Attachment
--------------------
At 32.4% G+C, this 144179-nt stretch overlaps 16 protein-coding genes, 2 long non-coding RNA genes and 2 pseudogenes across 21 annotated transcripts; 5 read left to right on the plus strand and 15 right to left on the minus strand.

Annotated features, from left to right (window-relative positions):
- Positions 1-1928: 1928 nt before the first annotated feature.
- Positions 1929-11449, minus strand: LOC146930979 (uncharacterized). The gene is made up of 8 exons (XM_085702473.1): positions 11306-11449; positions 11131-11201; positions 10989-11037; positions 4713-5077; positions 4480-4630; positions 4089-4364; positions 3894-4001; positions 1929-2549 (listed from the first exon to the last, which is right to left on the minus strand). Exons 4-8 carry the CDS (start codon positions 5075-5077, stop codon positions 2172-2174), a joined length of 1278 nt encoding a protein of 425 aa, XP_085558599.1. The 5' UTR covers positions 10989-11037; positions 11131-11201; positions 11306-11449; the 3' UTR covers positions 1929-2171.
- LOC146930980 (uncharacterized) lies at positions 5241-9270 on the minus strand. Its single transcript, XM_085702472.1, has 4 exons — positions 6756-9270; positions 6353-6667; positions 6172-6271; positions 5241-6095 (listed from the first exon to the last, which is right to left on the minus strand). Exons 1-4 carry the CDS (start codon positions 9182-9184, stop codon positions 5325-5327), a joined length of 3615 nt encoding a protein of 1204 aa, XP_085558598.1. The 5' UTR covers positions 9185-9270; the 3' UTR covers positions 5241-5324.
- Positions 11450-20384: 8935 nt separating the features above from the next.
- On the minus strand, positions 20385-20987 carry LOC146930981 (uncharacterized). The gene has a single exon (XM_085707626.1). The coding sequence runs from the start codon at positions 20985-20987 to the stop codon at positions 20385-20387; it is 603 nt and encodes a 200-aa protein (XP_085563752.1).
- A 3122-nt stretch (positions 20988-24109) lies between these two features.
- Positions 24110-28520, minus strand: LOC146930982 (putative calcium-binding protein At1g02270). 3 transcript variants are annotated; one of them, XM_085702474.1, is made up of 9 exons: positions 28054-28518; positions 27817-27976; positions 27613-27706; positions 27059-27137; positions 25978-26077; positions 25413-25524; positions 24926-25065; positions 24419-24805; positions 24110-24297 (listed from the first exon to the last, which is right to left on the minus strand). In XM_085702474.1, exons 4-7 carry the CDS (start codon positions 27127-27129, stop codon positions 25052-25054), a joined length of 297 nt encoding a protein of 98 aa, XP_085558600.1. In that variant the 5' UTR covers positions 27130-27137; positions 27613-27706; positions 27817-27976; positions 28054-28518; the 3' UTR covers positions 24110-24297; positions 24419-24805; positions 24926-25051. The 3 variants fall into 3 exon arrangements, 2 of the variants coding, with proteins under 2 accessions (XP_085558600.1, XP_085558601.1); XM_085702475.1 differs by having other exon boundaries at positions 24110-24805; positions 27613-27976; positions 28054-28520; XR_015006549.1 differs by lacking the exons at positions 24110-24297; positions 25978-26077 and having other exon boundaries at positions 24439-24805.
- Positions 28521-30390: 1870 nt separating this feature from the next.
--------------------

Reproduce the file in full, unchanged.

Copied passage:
At 32.4% G+C, this 144179-nt stretch overlaps 16 protein-coding genes, 2 long non-coding RNA genes and 2 pseudogenes across 21 annotated transcripts; 5 read left to right on the plus strand and 15 right to left on the minus strand.

Annotated features, from left to right (window-relative positions):
- Positions 1-1928: 1928 nt before the first annotated feature.
- Positions 1929-11449, minus strand: LOC146930979 (uncharacterized). The gene is made up of 8 exons (XM_085702473.1): positions 11306-11449; positions 11131-11201; positions 10989-11037; positions 4713-5077; positions 4480-4630; positions 4089-4364; positions 3894-4001; positions 1929-2549 (listed from the first exon to the last, which is right to left on the minus strand). Exons 4-8 carry the CDS (start codon positions 5075-5077, stop codon positions 2172-2174), a joined length of 1278 nt encoding a protein of 425 aa, XP_085558599.1. The 5' UTR covers positions 10989-11037; positions 11131-11201; positions 11306-11449; the 3' UTR covers positions 1929-2171.
- LOC146930980 (uncharacterized) lies at positions 5241-9270 on the minus strand. Its single transcript, XM_085702472.1, has 4 exons — positions 6756-9270; positions 6353-6667; positions 6172-6271; positions 5241-6095 (listed from the first exon to the last, which is right to left on the minus strand). Exons 1-4 carry the CDS (start codon positions 9182-9184, stop codon positions 5325-5327), a joined length of 3615 nt encoding a protein of 1204 aa, XP_085558598.1. The 5' UTR covers positions 9185-9270; the 3' UTR covers positions 5241-5324.
- Positions 11450-20384: 8935 nt separating the features above from the next.
- On the minus strand, positions 20385-20987 carry LOC146930981 (uncharacterized). The gene has a single exon (XM_085707626.1). The coding sequence runs from the start codon at positions 20985-20987 to the stop codon at positions 20385-20387; it is 603 nt and encodes a 200-aa protein (XP_085563752.1).
- A 3122-nt stretch (positions 20988-24109) lies between these two features.
- Positions 24110-28520, minus strand: LOC146930982 (putative calcium-binding protein At1g02270). 3 transcript variants are annotated; one of them, XM_085702474.1, is made up of 9 exons: positions 28054-28518; positions 27817-27976; positions 27613-27706; positions 27059-27137; positions 25978-26077; positions 25413-25524; positions 24926-25065; positions 24419-24805; positions 24110-24297 (listed from the first exon to the last, which is right to left on the minus strand). In XM_085702474.1, exons 4-7 carry the CDS (start codon positions 27127-27129, stop codon positions 25052-25054), a joined length of 297 nt encoding a protein of 98 aa, XP_085558600.1. In that variant the 5' UTR covers positions 27130-27137; positions 27613-27706; positions 27817-27976; positions 28054-28518; the 3' UTR covers positions 24110-24297; positions 24419-24805; positions 24926-25051. The 3 variants fall into 3 exon arrangements, 2 of the variants coding, with proteins under 2 accessions (XP_085558600.1, XP_085558601.1); XM_085702475.1 differs by having other exon boundaries at positions 24110-24805; positions 27613-27976; positions 28054-28520; XR_015006549.1 differs by lacking the exons at positions 24110-24297; positions 25978-26077 and having other exon boundaries at positions 24439-24805.
- Positions 28521-30390: 1870 nt separating this feature from the next.